Happy birthday, Abe! In honor of the upcoming bicentennial of our 16th president on February 12, the U.S. Mint is redesigning the Lincoln penny; the postal service is issuing four new commemorative stamps; and Lincoln experts everywhere are bursting into print, with 40-something recent or forthcoming volumes proving that there is always something more, and even something new, to be written about this iconic American.
Fascination with the lanky statesman stems as much from the complexities of his character as from the trajectory of his life, says noted Civil War historian James M. McPherson. The limited evidence about aspects of his private life and thought "opens up all sorts of possibilities for biographers, historians, and psychologists to probe his inner essence," McPherson says. And because every era asks different questions, there will always be new perspectives and new ways of understanding Lincoln's impact.
Perhaps that's truer than ever this coming year, which will see the inauguration of President-elect Barack Obama, a devout Lincoln fan who, coincidentally, was recently photographed carrying a copy of Fred Kaplan's just published tome, Lincoln: The Biography of a Writer.
Herewith, a sampling of new and notable Lincoln books:
The Portable Abraham Lincoln, edited by Andrew Delbanco ($18): As selected and edited by Columbia University professor Delbanco, this compendium of Lincoln's speeches (including those at Gettysburg and the first and second inaugural addresses), debates (as in Lincoln-Douglas), and letters reminds us that Lincoln was also one of the nation's most distinctive writers and eloquent rhetoricians. Images of many of these original documents can be found in a companion volume to a forthcoming Library of Congress exhibition, In Lincoln's Hand: His Original Manuscripts (Bantam, $35).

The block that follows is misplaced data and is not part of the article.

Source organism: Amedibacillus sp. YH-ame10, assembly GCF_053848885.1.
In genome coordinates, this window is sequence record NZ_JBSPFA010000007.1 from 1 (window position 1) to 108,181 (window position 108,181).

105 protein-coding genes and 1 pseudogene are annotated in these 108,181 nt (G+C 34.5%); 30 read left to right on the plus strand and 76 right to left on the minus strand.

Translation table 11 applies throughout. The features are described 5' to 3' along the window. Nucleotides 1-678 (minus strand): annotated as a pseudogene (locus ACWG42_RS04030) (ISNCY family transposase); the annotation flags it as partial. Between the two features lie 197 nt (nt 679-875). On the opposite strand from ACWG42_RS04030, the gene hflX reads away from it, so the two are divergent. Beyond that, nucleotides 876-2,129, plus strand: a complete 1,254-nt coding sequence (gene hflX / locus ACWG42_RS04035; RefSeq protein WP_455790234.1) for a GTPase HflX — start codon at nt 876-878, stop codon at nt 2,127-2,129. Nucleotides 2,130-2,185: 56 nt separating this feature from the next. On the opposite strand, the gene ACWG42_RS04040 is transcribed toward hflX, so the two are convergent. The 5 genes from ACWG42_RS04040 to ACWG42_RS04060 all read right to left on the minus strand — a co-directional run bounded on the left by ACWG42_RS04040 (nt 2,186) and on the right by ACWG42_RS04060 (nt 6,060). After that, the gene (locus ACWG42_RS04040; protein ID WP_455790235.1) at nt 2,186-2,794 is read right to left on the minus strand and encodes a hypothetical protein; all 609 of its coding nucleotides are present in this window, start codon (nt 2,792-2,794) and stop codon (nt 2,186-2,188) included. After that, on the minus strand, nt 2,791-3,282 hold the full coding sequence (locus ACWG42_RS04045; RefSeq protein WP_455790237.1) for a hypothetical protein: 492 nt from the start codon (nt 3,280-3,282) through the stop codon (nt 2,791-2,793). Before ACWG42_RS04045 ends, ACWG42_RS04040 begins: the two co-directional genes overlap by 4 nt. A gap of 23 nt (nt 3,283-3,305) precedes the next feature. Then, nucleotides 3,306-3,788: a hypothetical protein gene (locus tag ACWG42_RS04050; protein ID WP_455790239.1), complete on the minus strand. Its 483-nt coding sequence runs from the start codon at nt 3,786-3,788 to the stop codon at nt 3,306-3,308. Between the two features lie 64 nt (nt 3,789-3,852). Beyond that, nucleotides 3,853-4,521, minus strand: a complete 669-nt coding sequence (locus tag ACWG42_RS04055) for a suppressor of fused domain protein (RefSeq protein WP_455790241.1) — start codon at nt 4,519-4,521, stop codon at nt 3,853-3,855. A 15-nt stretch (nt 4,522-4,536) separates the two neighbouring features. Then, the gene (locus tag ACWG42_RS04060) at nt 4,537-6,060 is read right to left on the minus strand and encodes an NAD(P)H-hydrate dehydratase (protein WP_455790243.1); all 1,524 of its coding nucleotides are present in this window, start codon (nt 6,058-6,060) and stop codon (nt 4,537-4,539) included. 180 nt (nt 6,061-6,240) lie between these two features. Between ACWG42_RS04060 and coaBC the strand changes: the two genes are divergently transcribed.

How Lincoln developed that genius for language is the subject of Kaplan's Biography of a Writer ($28). Tracing the sources of Lincoln's style as both writer and thinker from his earliest reading primers to his lifelong passion for Shakespeare and the Bible, Kaplan shows that despite sketchy schooling and a severely limited number of texts available on the hardscrabble frontier, Lincoln worked with dogged eagerness to absorb (and often memorize) everything that came his way. For a complete view of Lincoln's life, at 2,000 pages, the two-volume Abraham Lincoln: A Life by Michael Burlingame ($125) might be as encyclopedic as it is thorough. No less impressive an achievement is Ronald C. White Jr.'s comprehensive one-volume A. Lincoln: A Biography, which weighs in at a mere 750 pages.
Two other books provide fresh insights on very specific aspects of Lincoln's presidency. In Tried by War: Abraham Lincoln as Commander in Chief, McPherson views Lincoln's presidency through the prism and the crucible of his military leadership. Though unschooled in war tactics, Lincoln ultimately proved a masterful strategist whose constancy preserved the Union. (Tip: For those seeking a quick refresher course on Lincoln's life, look for McPherson's Abraham Lincoln, just published by Oxford University Press as part of its aptly named "Brief Biography" series.)
In Lincoln President-Elect: Abraham Lincoln and the Great Secession Winter 1860 - 1861, Lincoln scholar Harold Holzer (who is also cochairman of the Lincoln Bicentennial Committee) looks at the interim period between Lincoln's election and his inauguration. Holzer also has edited The Lincoln Anthology: Great Writers on His Life and Legacy From 1860 to Now (Library of America, $40), a wide-ranging collection that includes the views of everyone from Nathaniel Hawthorne to Leo Tolstoy to—yes—President-elect Barack Obama.